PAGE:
Immigrants help keep job growth high as inflation cools

Immigrants help keep job growth high as inflation cools

U.S. President Joe Biden greets members of the U.S. Border Patrol at the U.S.-Mexico border in Brownsville, Texas, U.S., February 29, 2024.

Kevin Lamarque | Reuters

Immigration — both authorized and unauthorized — has helped the U.S. job market sustain a fiery run in recent months without reigniting inflation, economists and analysts say. The effect has been a favorable, though uncertain, situation for President Joe Biden ahead of the November election.

A blockbuster May jobs report showed that the U.S. economy added 272,000 jobs last month, well above the Dow Jones’ forecast of 190,000. Meanwhile, the Bureau of Labor Statistics reported last week that consumer prices in May remained unchanged, and even fell slightly on an annual basis.

This dynamic — a heating job market and cooling inflation — is in part the result of increased inflows of immigrants.

“Recent immigrants have flowed disproportionately into the parts of the labor force that were particularly tight in 2022, contributing to labor supply in places where it was most badly needed,” Goldman Sachs analysts wrote in a note to clients in May.

A “Now Hiring” sign is seen at a FedEx location in New York City, June 7, 2024.

Michael M. Santiago | Getty Images

The May jobs report found that government, leisure and hospitality, and health-care sectors saw the most growth.

Holding down inflation

“The immigration surge poses lots of challenges to communities across the country, but it came at a very fortuitous time to help ease the labor market pressure, when the Fed was working hard to do it by interest rate hikes,” Moody’s Chief Economist Mark Zandi told CNBC.

Typically, a hot labor market walks a tightrope that could easily collapse into reheated inflation.

That is because higher job gains risk depleting the labor supply. This forces businesses to raise wages to compete for workers, which increases producers’ costs and eventually ripples into higher consumer prices and inflation.

But recent spikes in immigration at the southern border and elsewhere in the U.S. have helped keep the labor pool full even as job gains kept apace.

“We’ve seen labor force supply come up quite a bit, through immigration, through recovering participation,” Federal Reserve Chair Jerome Powell said last Wednesday at the central bank’s press conference following its widely expected decision to keep interest rates flat.

Fed Chair Jerome Powell: Economic outlook uncertain, we remain highly attentive to inflation risks

Absorbing new jobs

In recent years, higher immigration inflows have effectively doubled the number of new jobs the U.S. economy is capable of absorbing every month without overheating, a March analysis from the Brookings Institution found.

Before the pandemic, congressional forecasters predicted that in 2024, the U.S. job market would be able to absorb between 60,000 and 100,000 new jobs a month without triggering an inflation spike.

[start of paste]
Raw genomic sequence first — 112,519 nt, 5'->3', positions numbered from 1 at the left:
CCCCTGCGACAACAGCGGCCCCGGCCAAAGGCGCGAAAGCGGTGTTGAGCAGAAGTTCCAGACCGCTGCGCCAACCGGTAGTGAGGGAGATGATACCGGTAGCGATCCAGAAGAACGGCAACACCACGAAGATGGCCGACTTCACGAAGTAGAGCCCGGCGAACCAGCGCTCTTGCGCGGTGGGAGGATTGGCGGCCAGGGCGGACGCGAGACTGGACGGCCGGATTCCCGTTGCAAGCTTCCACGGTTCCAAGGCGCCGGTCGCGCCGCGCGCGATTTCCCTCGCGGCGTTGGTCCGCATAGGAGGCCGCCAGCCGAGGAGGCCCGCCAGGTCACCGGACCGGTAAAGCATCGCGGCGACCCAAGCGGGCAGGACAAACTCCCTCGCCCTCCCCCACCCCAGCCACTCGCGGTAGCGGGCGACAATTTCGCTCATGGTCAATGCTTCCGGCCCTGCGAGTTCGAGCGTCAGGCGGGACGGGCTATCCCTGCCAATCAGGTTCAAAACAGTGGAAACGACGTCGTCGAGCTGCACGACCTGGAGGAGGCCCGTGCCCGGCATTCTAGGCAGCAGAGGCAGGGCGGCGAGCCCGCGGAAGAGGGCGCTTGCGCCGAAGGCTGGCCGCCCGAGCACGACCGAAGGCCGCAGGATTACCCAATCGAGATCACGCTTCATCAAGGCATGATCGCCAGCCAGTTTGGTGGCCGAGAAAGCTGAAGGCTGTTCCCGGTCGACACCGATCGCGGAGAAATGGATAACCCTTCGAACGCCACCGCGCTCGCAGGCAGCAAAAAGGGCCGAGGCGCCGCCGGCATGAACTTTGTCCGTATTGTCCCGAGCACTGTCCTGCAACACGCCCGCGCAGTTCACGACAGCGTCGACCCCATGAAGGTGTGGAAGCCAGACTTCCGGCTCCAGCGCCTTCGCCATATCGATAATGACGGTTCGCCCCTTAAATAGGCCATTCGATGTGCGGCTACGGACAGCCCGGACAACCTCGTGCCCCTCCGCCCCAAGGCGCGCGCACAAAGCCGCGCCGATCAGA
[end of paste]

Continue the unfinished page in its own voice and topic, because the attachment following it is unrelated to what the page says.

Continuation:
Based on this model, the 272,000 jobs added to the U.S. economy in May would have set off alarm bells.

But the Brookings researchers recalculated the government’s estimates — this time, factoring in the impact of immigrants on the labor pool. They found that with immigration, the 2024 U.S. job market could safely absorb between 160,000 and 200,000 monthly job gains.

By the Brookings numbers, the May jobs data would still be too hot for comfort and so would the 0.4% monthly increase in average hourly earnings over April.

But the gap between how many jobs are being created and the maximum number the U.S. economy can absorb without triggering inflation is much slimmer than it might have been without recent influxes of immigrants.

U.S. President Joe Biden speaks about the economy at the International Brotherhood of Electrical Workers Local 26 union, in Lanham, Maryland, on Feb. 15, 2023.

Mandel Ngan | Afp | Getty Images

Biden cited both the May jobs report and the steady CPI as evidence of what he calls a “great American comeback.”

 “On my watch, 15.6 million more Americans have the dignity and respect that comes with a job,” Biden said in a statement on June 7. “Unemployment has been at or below 4% for 30 months — the longest stretch in 50 years.”

It was the latest iteration of Biden’s optimistic campaign pitch to voters about the U.S. economy.

For the White House, this is a critical case for the president to make, part of a broader battle to change perceptions among some Americans that Biden is to blame for the high cost of living.

Political flash points

Republican presidential candidate and former U.S. President Donald Trump reacts during a campaign event, in Las Vegas, Nevada, U.S. June 9, 2024. 

Brendan McDermid | Reuters

It is difficult to quantify the massive impact Trump’s policy would have on the U.S. economy if it were to survive legal challenges and actually be carried out.

In the short-term, however, analysts believe the labor market has recovered enough from the pandemic to weather a potential decline in immigration, though it would still impact U.S. productivity levels.

“With the labor market now back in better balance…moderate fluctuations in immigration should have little impact on aggregate wage growth and inflation,” Goldman Sachs analysts wrote in a May report.

“Immigration levels will, however, continue to mechanically affect the real economy, namely potential job and GDP growth,” they wrote.

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